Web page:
- Flag in Exile by David Weber - layered and amazingly good
- Honor Among Enemies by David Weber - very good, enjoyed thoroughly
- In Enemy Hands by David Weber - reduced me to a quivery, cringing mess—in a good way. I was in no way up to reading the next book immediately and took a reprieve
- Mindtouch by M.C.A. Hogarth - even more amazing than expected and ended on a cliffhanger! love, love, love—except the cliffhanger
- Mindline by M.C.A. Hogarth - heartpounding, awww-inducing awesome. Love
- Echoes of Honor by David Weber - wow, loved
- Ashes of Victory by David Weber - oh, my heart
- War of Honor by David Weber - There are too many characters I want to strangle right now, not least of all High Ridge and Giancola. I hate how it ended and had to go read the summary of the next book to be sure it would fix it. It will. I must sit through watching my favorite characters fight each other. Gut-wrenching.
Breaking this down by genre:
- 2 books heroic action-adventure fantasy
- 6 books military science fiction
- 2 books general science fiction*
*meaning I haven't the foggiest which subgenres the Mindhealers duology belongs to, but it was awesome and clearly SF.
- 2 entire series
- 1 continuing through a series
- 0 stand-alone novels
One of my big goals for the year was to do more reading again, so here goes a little list of what I read book-wise in the last month (let's not bother with the online reading, re-reads, or anything reading-in-progress; I do too much of that):
- Return to Me by Lynn Austin - mixed feelings
- The Tenth Circle by Jodi Picoult - loved
- Open Minds by Susan Kaye Quinn - liked a lot, want the next one
- Delirium by Susan Kaye Quinn - excellent; bought the whole season based on it
- Agony by Susan Kaye Quinn - slightly annoying, lots of setup, but interesting enough to keep going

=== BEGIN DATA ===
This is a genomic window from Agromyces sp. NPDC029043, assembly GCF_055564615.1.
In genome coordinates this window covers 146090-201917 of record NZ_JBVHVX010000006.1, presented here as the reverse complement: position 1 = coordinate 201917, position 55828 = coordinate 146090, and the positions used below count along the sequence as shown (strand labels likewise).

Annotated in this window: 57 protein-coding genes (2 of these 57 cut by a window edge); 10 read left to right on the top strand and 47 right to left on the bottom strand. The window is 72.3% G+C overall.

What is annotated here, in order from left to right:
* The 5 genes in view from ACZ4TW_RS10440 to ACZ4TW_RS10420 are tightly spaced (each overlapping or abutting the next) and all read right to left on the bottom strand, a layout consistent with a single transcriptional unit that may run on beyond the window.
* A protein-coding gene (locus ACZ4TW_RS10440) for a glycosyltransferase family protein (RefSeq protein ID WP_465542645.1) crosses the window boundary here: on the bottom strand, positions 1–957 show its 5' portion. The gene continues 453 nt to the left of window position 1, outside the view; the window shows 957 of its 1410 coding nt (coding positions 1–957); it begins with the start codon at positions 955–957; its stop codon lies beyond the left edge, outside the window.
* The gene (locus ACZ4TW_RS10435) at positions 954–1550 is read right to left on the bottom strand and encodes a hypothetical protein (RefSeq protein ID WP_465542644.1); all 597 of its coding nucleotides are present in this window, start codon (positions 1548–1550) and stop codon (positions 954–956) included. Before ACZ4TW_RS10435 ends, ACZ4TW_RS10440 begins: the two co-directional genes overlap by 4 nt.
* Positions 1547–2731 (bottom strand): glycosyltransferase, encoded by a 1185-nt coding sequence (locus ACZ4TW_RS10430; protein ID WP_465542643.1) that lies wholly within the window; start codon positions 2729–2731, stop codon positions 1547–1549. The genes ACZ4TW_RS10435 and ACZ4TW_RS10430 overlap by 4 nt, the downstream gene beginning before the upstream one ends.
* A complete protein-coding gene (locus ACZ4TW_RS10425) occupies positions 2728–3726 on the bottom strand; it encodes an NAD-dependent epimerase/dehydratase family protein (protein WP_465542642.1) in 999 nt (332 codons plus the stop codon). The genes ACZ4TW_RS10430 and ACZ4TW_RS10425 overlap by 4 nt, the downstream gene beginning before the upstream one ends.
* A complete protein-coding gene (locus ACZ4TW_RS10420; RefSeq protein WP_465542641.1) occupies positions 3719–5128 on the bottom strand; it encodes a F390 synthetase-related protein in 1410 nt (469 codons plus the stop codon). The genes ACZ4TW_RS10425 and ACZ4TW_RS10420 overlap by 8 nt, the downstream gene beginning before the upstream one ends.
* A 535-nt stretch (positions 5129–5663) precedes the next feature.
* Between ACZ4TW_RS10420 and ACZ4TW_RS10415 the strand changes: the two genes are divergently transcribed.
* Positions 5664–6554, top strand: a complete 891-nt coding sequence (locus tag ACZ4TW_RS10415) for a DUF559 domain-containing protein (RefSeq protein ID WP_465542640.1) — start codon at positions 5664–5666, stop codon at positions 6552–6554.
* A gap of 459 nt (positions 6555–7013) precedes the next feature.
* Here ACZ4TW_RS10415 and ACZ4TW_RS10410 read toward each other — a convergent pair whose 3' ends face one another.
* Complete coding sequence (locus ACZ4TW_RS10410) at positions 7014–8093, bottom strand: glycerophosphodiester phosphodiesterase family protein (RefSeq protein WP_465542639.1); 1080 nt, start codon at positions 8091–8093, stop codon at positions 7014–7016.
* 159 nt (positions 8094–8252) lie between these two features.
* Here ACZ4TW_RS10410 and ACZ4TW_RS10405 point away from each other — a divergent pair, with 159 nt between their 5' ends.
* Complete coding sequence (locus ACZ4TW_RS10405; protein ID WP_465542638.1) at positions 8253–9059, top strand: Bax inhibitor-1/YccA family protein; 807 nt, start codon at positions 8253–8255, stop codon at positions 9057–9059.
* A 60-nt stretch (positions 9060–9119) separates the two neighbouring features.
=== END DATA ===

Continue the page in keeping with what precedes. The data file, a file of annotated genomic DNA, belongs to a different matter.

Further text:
- Debt Collector, Season 1, by Susan Kaye Quinn - mixed feelings, stayed interested
- Wild Seed by Octavia Butler - fascinated by it and will reread often
- Mind of My Mind by Octavia Butler - loved it at first and hated with fiery passion the ending, will never read again and try to expunge it from my memory banks
- The Drought by Allowyn Nyrti - had a hard time getting into it at first, then fell back in love
- Honor of the Queen by David Weber - as good as Basilisk and loaded with great characters on all sides, loved
- The Queen of Attolia by Megan Whalen Turner - I read The Thief when I was fourteen and taking a writing course at the suggestion of my instructor. Adored the book and this follow-up just blew it out of the water.
- The Flood by Allowyn Nyrti - Sucked me right in, but I procrastinated on finishing it because I didn't want the story to end just yet. Bad me. Awesome stuff then ended on another cliffhanger. I'm getting an amicable grudge against this author.
- The King of Attolia by Megan Whalen Turner - Not enough Gen but I loved every second of this book
- Conspiracy of Kings by Megan Whalen Turner - Again, amazing, if much harder to take
- The Short Victorious War by David Weber - loved
- Field of Dishonor by David Weber - wept and hated and loved
This breaks down to:
- 14 novel-length books*
*Delirium and Agony were parts of Debt Collector, Season 1, which is itself equivalent to one large novel-length book, though it is also an omnibus and thus a series.
which break down further to:
- 1 stand-alone novel
- 2 complete series
- 3 first novels in a series
- 1 finished a previously started series
- 2 reading through a series
- 1 stopped reading a series
- 1 Biblical Fiction
- 1 Literary Fiction
- 1 YA Science Fiction
- 5 General Science Fiction
- 3 Fantasy
- 3 Military Science Fiction
- 9 traditionally published
- 2 indie published
- 2 not yet published